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Managing Hair Loss

Posted 6/20/2016

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  This is an introduction to a very sweet essay from the Boston Globe. Written by a woman who lost her hair due to breast cancer chemotherapy, it is a lovely tribute to the hairdresser who helped her prepare by shaving her head. I have heard countless stories through the years about similar experiences, and fully appreciate what a difference kindness can make.

  Many hairdressers offer to come to a client's home or meet them before or after hours in the salon and/or to find a totally private space for the appointment. Almost always they don't charge for the job, but I did hear an upsetting story a few weeks ago. That woman told me that her longtime hair dresser agreed to meet her to shave her head and did so with gentle solicitude. She then had to leave quickly, and the now bald woman was left to exit by herself. When she stopped, wearing her wig, at the cashier, she was charged for a "cut and blow dry". Clearly THAT had not happened, but the hairdresser had departed, and the woman was too upset to protest. I suggested that she call her hairdresser and tell her what had happened, hope that she did so.

  There are generally three ways to handle hair loss. For some kinds of chemo, the amount of hair loss is unpredictable, and the "thinning" may be minimal or almost complete. In that case, it usually pays to wait a bit and see what happens. For the drugs that guarantee baldness, the timing is also predictable: usually 17-21 days after the first infusion. In this situation, a woman can schedule or plan a time to have her head shaved before the hair loss happens, thereby taking control of what is really so out of control. Alternately, you can wait until it starts to come out and then have the shave. Or you can try to hold on to every strand as long as possible. If this is the choice, don't wash it and touch it as little as possible.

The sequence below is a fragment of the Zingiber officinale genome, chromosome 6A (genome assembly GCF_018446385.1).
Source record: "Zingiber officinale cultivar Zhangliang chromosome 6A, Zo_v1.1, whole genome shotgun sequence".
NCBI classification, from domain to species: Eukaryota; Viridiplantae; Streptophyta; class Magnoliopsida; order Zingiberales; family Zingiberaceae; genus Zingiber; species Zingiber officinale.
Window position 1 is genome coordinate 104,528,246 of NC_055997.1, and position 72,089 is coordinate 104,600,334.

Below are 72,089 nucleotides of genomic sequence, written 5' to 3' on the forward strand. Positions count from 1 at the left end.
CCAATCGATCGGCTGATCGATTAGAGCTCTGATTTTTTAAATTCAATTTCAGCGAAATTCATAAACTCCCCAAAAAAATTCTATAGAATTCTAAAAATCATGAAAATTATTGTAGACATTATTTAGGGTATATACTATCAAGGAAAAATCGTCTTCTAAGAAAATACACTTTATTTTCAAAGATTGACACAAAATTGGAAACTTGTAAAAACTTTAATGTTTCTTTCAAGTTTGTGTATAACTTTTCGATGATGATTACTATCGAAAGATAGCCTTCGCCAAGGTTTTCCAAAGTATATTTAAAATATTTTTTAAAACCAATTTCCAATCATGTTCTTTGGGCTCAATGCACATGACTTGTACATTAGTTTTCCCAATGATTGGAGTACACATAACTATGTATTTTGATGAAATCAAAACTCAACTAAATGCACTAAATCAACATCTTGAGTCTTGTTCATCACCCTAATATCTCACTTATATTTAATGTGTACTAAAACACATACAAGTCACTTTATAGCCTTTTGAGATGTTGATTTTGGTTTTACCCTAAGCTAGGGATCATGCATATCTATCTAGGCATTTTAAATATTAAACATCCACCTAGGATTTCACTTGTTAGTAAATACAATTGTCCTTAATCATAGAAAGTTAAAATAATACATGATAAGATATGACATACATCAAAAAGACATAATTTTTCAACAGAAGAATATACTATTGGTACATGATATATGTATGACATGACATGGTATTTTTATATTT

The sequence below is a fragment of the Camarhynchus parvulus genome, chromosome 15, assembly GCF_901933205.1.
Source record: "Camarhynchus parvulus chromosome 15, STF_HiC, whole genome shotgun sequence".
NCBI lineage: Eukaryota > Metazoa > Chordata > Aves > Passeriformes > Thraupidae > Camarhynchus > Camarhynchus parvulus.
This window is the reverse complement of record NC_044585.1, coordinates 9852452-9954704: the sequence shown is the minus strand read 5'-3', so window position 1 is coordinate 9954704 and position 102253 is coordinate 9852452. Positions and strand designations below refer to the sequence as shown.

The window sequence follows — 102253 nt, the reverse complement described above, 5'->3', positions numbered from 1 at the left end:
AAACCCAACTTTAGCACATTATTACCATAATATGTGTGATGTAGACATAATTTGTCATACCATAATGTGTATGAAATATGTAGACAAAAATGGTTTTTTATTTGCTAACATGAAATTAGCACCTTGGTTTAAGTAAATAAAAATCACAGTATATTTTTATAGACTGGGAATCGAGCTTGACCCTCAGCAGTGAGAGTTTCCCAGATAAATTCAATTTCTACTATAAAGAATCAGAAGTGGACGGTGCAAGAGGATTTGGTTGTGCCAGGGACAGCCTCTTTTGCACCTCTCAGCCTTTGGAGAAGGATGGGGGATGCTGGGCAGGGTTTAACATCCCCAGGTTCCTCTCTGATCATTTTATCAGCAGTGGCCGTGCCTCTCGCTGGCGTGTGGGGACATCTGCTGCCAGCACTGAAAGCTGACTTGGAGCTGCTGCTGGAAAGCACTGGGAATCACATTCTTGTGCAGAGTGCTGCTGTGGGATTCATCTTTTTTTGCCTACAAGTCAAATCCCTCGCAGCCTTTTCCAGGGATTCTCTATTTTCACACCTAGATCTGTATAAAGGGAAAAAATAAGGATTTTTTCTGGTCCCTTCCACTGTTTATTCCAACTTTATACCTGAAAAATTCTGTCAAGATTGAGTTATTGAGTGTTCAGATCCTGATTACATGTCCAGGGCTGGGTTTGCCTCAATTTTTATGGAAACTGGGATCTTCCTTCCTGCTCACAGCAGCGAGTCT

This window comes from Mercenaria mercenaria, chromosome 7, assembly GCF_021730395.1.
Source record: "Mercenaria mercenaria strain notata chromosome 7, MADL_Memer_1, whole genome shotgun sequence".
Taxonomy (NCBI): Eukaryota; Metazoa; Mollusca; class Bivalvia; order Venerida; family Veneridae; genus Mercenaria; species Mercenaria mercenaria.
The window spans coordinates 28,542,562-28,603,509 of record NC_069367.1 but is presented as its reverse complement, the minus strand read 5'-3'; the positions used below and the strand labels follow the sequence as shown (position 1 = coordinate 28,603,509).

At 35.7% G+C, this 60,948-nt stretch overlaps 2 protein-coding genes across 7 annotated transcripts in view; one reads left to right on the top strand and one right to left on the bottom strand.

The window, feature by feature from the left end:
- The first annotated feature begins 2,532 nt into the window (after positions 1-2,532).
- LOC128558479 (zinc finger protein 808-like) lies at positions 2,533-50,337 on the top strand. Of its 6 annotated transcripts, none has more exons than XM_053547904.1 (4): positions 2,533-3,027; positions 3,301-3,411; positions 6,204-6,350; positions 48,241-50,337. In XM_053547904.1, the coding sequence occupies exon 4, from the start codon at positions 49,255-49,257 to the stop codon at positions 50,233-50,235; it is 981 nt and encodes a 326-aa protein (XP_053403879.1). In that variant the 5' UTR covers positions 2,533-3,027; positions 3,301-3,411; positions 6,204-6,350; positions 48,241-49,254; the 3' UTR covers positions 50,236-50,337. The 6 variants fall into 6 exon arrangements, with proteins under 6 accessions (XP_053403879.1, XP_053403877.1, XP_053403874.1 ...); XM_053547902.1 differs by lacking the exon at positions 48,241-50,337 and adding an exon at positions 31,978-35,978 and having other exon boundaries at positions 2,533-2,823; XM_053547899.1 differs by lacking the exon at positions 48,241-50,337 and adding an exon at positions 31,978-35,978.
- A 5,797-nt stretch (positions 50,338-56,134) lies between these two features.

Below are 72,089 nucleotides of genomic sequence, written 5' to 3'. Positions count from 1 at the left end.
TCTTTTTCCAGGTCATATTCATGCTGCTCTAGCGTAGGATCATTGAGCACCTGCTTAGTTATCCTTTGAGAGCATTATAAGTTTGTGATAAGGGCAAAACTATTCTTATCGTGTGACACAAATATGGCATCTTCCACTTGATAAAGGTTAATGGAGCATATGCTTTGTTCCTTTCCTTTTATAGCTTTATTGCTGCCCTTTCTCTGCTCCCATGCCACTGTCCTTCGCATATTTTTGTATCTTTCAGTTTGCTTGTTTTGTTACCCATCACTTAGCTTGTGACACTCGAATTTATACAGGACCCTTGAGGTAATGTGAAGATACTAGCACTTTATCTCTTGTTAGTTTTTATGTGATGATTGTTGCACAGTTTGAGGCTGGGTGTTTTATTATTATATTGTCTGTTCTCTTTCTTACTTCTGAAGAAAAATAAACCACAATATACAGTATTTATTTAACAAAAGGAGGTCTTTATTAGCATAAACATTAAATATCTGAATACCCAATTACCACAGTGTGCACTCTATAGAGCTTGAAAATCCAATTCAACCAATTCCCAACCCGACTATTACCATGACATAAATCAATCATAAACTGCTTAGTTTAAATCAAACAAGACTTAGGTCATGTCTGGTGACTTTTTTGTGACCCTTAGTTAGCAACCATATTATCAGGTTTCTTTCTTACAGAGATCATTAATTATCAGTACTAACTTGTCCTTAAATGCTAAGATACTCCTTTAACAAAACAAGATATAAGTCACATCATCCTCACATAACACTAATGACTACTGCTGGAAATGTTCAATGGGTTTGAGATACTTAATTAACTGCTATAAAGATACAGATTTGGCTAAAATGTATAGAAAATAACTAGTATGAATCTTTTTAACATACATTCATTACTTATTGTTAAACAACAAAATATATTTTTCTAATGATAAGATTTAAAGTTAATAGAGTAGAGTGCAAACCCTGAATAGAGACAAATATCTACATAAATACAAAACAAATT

And now for the essay. Here is the start and a link to read more:

How I faced breast cancer hair loss
The pro who helped me clear the first hurdle on the road to recovery wasn’t a doctor or nurse.
By Susan Sloane

Let us now praise the unsung heroine of the breast cancer world: the wig specialist.
No, strike that. “Heroine” isn’t quite the right word. My wig specialist was more of
a one-person support group, combining her styling skills with the background of a
therapist, the intimacy of a close friend, and the understanding of a sister.
Hand-cut paper letters on her wide mirror spelled out her name: “Princess Rae,”
a.k.a. Rachel. She had graduated from Somerville High School, where she studied
cosmetology. Unlike her friends, Rachel had no interest in a marquee salon on
Newbury Street. The idea of this oh-so-different type of work appealed to her
because she saw cancer’s punishments firsthand when her Aunt Franny was
diagnosed with Hodgkin’s disease. She started this job right out of high school.
Twenty-four years later, she is a seasoned hairstylist and the guru of hair loss.
Though wigs are her specialty, she tells me that she also styles clients whose hair is
slowly returning (they are too embarrassed to be seen in a regular salon).

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